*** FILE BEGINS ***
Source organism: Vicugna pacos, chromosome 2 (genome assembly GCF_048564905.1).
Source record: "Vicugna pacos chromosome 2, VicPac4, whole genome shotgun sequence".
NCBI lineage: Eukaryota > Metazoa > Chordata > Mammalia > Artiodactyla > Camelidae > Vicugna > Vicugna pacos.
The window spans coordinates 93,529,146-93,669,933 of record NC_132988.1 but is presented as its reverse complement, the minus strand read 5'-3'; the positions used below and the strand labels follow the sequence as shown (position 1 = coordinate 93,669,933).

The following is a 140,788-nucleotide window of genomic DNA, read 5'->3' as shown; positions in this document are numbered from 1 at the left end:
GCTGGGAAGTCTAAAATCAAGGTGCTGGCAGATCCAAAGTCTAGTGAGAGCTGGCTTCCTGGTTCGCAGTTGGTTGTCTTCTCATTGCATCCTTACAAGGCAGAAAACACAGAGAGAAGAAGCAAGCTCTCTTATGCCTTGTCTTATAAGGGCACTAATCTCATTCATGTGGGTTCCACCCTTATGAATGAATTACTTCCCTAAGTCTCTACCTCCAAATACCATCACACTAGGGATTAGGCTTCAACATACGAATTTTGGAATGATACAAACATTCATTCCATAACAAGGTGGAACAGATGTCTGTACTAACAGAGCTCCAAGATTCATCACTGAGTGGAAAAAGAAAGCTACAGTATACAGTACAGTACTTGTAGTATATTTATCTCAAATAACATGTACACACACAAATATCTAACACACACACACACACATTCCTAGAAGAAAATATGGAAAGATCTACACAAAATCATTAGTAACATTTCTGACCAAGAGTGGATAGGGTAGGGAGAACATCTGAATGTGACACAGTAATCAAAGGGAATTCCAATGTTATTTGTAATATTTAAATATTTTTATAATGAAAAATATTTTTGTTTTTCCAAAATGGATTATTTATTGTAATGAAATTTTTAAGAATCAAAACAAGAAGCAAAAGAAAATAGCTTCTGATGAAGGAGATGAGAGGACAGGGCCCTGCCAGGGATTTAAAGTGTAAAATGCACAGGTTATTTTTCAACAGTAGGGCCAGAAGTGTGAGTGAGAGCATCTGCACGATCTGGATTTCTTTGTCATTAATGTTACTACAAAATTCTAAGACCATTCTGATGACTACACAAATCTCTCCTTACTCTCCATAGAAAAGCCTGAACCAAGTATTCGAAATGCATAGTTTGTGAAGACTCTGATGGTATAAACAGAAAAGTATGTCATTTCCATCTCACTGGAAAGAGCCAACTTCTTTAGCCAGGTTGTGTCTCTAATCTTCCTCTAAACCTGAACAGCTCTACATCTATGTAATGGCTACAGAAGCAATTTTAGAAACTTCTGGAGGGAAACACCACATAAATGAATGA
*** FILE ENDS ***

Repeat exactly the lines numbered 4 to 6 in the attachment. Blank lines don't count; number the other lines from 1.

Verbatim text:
The window spans coordinates 93,529,146-93,669,933 of record NC_132988.1 but is presented as its reverse complement, the minus strand read 5'-3'; the positions used below and the strand labels follow the sequence as shown (position 1 = coordinate 93,669,933).

The following is a 140,788-nucleotide window of genomic DNA, read 5'->3' as shown; positions in this document are numbered from 1 at the left end:
GCTGGGAAGTCTAAAATCAAGGTGCTGGCAGATCCAAAGTCTAGTGAGAGCTGGCTTCCTGGTTCGCAGTTGGTTGTCTTCTCATTGCATCCTTACAAGGCAGAAAACACAGAGAGAAGAAGCAAGCTCTCTTATGCCTTGTCTTATAAGGGCACTAATCTCATTCATGTGGGTTCCACCCTTATGAATGAATTACTTCCCTAAGTCTCTACCTCCAAATACCATCACACTAGGGATTAGGCTTCAACATACGAATTTTGGAATGATACAAACATTCATTCCATAACAAGGTGGAACAGATGTCTGTACTAACAGAGCTCCAAGATTCATCACTGAGTGGAAAAAGAAAGCTACAGTATACAGTACAGTACTTGTAGTATATTTATCTCAAATAACATGTACACACACAAATATCTAACACACACACACACACATTCCTAGAAGAAAATATGGAAAGATCTACACAAAATCATTAGTAACATTTCTGACCAAGAGTGGATAGGGTAGGGAGAACATCTGAATGTGACACAGTAATCAAAGGGAATTCCAATGTTATTTGTAATATTTAAATATTTTTATAATGAAAAATATTTTTGTTTTTCCAAAATGGATTATTTATTGTAATGAAATTTTTAAGAATCAAAACAAGAAGCAAAAGAAAATAGCTTCTGATGAAGGAGATGAGAGGACAGGGCCCTGCCAGGGATTTAAAGTGTAAAATGCACAGGTTATTTTTCAACAGTAGGGCCAGAAGTGTGAGTGAGAGCATCTGCACGATCTGGATTTCTTTGTCATTAATGTTACTACAAAATTCTAAGACCATTCTGATGACTACACAAATCTCTCCTTACTCTCCATAGAAAAGCCTGAACCAAGTATTCGAAATGCATAGTTTGTGAAGACTCTGATGGTATAAACAGAAAAGTATGTCATTTCCATCTCACTGGAAAGAGCCAACTTCTTTAGCCAGGTTGTGTCTCTAATCTTCCTCTAAACCTGAACAGCTCTACATCTATGTAATGGCTACAGAAGCAATTTTAGAAACTTCTGGAGGGAAACACCACATAAATGAATGA